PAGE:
Phase 3: Zing to You
6 weeks, 2021-2022 | Dec 2021 - Feb 2022
Update the map screen to show both Zing to You and Scheduled Stops
Create a confirmation flow after ordering
Zing was offering a new program, Zing to You. Unlike Scheduled Stops where zing-mobiles would only be there for a set amount of time during the day, Zing to You would deliver a customer’s order to a customer’s selected location at any time during operating hours. These locations are set by Zing and users can select to have their orders delivered to a stop closest to them.
What I Learned
Design is not the only important part of a good user experience. The wrong phrasing/wording of an item can throw the users into confusion. It took some time for us to land on “Zing to You” for the title of the tab. We had other options but those previous choices could’ve been easily confused with “Scheduled Stops”. With the correct phrasing, users can take the right actions to achieve their intended tasks.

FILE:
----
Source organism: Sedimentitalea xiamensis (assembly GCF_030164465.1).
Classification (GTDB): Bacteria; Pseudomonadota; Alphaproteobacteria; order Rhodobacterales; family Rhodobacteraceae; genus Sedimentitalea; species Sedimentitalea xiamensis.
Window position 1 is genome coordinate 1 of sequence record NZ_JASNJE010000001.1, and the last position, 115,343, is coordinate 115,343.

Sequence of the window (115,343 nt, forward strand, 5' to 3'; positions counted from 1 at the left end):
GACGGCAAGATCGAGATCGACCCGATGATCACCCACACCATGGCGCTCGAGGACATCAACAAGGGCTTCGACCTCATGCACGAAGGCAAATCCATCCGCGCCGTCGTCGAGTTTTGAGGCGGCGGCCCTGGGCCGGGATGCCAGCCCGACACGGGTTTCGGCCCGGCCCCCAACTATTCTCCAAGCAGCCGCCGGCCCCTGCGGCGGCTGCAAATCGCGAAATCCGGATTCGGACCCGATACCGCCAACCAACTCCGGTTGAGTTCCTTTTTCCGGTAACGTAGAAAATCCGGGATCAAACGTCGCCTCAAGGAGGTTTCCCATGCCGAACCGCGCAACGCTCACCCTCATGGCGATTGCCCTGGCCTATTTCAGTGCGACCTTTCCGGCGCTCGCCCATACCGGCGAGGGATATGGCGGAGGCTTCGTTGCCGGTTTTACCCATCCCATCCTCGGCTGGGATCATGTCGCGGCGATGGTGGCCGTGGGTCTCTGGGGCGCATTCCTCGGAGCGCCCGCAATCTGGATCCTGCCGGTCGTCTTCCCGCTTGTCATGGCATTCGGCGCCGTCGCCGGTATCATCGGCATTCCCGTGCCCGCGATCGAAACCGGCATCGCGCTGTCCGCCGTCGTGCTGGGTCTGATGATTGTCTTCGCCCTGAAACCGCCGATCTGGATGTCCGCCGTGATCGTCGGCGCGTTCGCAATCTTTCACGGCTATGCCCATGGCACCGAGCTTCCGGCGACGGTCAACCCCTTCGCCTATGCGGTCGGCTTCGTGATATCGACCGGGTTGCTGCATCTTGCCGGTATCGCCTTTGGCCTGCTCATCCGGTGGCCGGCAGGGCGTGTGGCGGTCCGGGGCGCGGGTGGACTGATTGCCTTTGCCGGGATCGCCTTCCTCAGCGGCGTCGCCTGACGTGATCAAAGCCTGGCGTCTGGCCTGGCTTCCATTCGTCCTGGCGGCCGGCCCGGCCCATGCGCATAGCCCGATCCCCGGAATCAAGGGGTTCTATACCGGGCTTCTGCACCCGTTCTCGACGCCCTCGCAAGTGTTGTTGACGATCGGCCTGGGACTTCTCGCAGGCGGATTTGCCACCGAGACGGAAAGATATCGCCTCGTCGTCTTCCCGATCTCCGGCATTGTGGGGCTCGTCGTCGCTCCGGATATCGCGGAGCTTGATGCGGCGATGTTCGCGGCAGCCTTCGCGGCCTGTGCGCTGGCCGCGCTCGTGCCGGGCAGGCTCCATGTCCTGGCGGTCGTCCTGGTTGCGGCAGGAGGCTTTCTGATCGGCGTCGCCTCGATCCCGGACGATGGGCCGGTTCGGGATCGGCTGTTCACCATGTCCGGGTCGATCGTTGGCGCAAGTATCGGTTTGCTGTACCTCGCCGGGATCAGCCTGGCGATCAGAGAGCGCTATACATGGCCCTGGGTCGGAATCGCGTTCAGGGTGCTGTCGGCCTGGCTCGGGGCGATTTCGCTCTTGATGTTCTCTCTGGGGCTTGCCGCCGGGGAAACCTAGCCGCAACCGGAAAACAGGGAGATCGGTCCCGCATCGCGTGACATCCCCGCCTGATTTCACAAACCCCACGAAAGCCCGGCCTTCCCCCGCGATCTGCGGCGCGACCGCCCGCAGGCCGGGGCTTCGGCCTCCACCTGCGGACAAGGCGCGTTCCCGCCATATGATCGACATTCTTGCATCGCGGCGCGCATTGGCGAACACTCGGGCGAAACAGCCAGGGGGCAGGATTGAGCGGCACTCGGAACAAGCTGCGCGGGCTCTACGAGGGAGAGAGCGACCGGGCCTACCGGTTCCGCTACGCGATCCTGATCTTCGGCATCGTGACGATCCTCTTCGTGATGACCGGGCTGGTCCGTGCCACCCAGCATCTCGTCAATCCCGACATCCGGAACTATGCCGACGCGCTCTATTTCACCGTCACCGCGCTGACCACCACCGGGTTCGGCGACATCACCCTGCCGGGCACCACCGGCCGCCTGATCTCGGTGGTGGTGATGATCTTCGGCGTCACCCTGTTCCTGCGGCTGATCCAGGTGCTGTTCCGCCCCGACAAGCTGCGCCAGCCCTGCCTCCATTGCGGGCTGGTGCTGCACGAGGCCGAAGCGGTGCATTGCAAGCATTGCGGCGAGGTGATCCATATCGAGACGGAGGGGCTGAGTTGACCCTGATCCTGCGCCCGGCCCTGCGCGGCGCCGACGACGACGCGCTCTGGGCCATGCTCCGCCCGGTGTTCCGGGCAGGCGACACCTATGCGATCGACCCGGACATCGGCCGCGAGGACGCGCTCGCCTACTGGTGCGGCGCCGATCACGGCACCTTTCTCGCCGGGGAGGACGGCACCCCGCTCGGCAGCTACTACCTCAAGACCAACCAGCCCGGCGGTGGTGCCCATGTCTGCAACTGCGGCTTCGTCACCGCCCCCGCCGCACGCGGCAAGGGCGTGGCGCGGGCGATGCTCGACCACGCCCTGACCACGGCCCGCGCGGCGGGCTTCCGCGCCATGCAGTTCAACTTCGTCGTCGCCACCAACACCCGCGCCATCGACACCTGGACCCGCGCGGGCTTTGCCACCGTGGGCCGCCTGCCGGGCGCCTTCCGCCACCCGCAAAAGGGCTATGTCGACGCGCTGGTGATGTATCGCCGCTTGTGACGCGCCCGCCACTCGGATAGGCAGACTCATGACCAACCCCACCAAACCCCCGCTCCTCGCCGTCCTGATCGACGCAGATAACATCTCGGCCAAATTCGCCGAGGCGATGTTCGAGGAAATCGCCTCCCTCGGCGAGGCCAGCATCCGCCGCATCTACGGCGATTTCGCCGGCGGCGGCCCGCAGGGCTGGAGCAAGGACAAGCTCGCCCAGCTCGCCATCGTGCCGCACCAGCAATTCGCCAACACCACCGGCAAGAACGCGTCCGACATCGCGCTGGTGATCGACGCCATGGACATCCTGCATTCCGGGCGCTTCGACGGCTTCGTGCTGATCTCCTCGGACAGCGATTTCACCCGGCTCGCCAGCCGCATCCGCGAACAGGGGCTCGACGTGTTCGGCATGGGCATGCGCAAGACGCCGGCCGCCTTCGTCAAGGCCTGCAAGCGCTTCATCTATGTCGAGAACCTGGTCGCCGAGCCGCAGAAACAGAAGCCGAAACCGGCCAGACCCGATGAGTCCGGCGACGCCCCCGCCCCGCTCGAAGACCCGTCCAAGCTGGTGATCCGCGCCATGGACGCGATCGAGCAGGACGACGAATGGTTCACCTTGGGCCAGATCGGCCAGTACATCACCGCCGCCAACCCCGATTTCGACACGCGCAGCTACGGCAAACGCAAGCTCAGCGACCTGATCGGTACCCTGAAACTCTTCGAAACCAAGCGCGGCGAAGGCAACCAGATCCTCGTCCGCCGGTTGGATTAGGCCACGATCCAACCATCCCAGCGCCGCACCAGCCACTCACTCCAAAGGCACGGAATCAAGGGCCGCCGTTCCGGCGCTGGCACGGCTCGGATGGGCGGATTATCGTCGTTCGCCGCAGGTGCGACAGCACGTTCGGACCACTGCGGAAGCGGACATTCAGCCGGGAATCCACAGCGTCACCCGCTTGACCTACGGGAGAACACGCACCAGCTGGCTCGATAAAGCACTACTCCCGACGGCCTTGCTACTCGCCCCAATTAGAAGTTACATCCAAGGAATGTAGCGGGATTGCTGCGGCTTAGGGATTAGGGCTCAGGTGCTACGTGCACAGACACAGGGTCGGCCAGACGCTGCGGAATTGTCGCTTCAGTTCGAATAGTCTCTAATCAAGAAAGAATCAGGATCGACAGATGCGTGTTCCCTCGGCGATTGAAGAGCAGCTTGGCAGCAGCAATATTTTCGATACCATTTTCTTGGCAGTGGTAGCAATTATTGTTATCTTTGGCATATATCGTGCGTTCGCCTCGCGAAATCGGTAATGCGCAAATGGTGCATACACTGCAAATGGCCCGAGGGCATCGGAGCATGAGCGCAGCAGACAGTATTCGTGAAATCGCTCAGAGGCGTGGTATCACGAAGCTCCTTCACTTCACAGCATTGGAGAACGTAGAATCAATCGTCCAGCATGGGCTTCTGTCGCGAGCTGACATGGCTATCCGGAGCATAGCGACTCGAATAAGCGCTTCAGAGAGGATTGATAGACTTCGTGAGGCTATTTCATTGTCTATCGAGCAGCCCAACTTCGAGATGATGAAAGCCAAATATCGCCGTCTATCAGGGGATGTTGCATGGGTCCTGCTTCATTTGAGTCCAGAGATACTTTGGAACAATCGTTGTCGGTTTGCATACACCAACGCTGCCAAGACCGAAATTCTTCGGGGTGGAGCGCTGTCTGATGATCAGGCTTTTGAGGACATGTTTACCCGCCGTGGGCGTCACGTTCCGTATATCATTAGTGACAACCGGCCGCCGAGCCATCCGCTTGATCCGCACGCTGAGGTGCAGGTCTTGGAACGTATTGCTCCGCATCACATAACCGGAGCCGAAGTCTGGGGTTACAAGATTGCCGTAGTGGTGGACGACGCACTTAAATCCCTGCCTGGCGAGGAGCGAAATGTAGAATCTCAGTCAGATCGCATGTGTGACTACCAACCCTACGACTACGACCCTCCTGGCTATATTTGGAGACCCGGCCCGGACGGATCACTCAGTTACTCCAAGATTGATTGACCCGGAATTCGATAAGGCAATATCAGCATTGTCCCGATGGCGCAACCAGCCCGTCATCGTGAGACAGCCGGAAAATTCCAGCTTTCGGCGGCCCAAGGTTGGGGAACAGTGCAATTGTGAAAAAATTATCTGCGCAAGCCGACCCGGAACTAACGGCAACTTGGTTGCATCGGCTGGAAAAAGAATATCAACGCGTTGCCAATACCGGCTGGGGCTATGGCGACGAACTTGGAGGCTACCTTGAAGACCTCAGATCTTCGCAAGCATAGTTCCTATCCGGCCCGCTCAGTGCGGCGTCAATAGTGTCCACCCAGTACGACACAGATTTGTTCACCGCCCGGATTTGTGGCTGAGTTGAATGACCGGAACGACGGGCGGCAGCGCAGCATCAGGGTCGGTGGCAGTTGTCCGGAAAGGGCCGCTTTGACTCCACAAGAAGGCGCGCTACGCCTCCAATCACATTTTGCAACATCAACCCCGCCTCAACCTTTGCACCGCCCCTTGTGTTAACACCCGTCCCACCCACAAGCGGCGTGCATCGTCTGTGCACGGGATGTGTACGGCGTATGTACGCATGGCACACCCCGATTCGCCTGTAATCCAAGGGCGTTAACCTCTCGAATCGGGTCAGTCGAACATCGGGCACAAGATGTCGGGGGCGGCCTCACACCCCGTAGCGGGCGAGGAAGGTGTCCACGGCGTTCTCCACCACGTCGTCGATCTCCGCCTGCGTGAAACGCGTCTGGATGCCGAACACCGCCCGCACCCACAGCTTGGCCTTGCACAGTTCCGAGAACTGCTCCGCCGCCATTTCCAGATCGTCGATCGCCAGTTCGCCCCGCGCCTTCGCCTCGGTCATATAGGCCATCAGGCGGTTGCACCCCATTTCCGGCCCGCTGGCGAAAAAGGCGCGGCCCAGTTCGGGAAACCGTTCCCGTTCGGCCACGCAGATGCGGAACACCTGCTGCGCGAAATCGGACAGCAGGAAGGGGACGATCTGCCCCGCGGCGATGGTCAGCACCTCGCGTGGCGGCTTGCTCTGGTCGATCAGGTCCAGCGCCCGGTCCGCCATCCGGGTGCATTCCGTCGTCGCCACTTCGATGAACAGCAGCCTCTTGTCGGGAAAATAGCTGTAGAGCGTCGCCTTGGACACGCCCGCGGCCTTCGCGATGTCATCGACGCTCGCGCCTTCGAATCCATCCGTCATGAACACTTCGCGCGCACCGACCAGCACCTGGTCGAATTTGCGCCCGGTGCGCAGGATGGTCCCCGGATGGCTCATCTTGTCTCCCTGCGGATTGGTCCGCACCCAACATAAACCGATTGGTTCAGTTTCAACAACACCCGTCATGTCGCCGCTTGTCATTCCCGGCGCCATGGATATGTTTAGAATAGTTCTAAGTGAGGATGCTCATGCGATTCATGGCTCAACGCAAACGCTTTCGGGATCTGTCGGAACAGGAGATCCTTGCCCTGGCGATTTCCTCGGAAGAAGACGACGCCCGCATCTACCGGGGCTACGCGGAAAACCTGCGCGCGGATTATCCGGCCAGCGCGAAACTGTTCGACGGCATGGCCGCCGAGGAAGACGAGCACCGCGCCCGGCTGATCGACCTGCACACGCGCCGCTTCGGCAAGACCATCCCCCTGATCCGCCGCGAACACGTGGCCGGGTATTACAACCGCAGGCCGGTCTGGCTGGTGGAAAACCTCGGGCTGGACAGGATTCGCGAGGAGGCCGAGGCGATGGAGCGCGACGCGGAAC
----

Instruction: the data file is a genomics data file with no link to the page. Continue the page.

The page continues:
At first, Zing delivery operated in zones. Users were either inside the on demand zone or they were out of the zone. The first iterations of these screens involved a tab that switched between the on demand zone and the fixed stops. There was also a search bar so users can enter an address and check if that location is within the zone. The old version of the map screen was moved into the ‘Fixed Stops’ tab.
Virtual Cafes: Zing to You
Not long after, Zing moved on to virtual cafes, which were later called ‘Zing to You’. In this second round, we got rid of the ability to enter an address and simply showed the locations Zing would deliver to. This is a better approach since users are more likely to find locations that are inside the zone. Other useful features we added include: (i) cards with location details and order button, (ii) location pins that were connected to each card, (iii) a tutorial that explained the difference between Zing to You and Scheduled Stops.